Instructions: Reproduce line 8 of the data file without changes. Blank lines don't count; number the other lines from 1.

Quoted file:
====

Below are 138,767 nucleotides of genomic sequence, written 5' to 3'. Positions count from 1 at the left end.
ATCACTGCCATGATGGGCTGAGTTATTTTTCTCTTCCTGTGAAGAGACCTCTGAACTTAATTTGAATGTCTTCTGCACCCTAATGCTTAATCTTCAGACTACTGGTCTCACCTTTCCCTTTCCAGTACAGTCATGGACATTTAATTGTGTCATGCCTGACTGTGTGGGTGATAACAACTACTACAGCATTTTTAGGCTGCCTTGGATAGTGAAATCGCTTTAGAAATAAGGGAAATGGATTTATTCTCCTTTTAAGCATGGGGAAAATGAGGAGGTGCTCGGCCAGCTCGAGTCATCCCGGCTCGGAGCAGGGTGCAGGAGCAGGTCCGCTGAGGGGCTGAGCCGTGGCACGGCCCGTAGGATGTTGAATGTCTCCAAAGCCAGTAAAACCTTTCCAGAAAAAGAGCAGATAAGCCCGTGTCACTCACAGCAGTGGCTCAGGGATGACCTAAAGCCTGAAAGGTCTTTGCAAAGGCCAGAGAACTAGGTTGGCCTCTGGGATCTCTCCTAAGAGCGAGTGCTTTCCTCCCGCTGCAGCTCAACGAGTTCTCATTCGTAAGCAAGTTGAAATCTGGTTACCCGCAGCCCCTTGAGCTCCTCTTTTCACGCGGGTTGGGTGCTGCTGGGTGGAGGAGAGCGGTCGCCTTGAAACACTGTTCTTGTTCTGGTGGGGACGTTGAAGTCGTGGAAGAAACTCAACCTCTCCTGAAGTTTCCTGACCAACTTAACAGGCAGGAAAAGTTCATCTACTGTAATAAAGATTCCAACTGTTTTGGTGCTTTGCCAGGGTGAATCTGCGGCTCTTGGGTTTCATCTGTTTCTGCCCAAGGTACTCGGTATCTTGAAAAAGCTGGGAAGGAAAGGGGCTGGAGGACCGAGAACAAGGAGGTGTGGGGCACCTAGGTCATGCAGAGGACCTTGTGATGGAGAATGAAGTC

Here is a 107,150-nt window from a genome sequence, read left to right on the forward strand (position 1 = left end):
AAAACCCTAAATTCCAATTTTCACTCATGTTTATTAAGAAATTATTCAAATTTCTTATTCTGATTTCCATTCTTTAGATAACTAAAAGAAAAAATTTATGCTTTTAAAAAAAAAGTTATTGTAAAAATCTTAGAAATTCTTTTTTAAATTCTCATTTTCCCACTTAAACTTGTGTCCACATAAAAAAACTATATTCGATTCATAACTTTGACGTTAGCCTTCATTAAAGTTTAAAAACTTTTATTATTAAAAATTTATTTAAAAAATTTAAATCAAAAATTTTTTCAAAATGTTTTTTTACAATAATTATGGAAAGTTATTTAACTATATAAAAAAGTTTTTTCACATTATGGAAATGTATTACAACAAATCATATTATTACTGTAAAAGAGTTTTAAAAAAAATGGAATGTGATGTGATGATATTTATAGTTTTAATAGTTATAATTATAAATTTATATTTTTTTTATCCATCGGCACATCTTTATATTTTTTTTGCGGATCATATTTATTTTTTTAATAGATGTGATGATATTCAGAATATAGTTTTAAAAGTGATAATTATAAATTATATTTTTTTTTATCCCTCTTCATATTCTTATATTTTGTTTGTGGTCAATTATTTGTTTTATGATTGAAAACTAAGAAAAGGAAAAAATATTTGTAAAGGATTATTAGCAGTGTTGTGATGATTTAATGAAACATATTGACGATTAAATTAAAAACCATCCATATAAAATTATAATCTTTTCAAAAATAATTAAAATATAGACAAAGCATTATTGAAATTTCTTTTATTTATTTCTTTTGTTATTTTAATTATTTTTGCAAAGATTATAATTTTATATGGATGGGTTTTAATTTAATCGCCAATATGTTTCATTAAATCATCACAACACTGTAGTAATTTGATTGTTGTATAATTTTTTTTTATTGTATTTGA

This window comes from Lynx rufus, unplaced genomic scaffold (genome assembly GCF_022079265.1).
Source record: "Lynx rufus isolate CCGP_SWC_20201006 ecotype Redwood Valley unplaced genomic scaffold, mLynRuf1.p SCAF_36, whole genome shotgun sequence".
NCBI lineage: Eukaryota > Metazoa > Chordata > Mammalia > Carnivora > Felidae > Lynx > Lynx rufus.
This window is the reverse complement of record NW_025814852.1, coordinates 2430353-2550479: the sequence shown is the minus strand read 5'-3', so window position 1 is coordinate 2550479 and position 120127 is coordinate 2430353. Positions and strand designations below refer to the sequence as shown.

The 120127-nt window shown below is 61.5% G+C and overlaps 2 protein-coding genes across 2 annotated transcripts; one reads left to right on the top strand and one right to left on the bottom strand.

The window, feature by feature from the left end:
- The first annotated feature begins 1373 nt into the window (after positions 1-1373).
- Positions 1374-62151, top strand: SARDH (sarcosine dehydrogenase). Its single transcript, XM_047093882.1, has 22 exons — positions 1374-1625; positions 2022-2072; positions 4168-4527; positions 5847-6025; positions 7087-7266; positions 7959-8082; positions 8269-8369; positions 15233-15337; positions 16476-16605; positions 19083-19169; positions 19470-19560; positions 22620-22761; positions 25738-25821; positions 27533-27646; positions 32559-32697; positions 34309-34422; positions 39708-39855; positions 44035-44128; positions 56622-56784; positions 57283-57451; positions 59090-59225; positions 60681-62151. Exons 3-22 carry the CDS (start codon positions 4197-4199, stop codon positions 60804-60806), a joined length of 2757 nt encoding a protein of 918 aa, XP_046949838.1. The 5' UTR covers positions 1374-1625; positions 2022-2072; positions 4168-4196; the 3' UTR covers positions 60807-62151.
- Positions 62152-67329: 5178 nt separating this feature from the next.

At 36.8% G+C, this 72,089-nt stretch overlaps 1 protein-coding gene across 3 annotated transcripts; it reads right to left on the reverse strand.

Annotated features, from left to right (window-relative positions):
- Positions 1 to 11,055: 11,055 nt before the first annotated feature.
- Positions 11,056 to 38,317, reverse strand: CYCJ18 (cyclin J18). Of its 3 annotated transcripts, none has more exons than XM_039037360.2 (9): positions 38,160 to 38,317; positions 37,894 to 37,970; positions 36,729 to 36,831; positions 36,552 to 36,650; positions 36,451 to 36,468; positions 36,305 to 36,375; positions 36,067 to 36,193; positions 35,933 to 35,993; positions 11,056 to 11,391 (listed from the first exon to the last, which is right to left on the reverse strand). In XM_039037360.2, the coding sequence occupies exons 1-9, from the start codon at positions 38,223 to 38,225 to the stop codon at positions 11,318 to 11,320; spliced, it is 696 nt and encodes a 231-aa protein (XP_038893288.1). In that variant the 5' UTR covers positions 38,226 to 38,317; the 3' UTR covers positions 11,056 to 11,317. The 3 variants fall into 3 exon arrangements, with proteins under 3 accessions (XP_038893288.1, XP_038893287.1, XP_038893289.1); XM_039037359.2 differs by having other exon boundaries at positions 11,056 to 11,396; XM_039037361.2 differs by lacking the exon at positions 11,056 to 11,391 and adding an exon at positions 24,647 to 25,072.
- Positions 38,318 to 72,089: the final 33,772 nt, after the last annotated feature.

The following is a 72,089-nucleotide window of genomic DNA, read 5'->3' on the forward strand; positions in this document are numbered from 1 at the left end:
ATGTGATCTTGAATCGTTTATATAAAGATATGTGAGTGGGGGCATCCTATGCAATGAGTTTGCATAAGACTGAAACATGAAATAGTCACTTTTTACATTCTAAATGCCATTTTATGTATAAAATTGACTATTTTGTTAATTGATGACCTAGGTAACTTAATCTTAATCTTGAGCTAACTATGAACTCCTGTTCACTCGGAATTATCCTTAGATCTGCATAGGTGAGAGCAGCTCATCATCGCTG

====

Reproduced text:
This window is the reverse complement of record NW_025814852.1, coordinates 2430353-2550479: the sequence shown is the minus strand read 5'-3', so window position 1 is coordinate 2550479 and position 120127 is coordinate 2430353. Positions and strand designations below refer to the sequence as shown.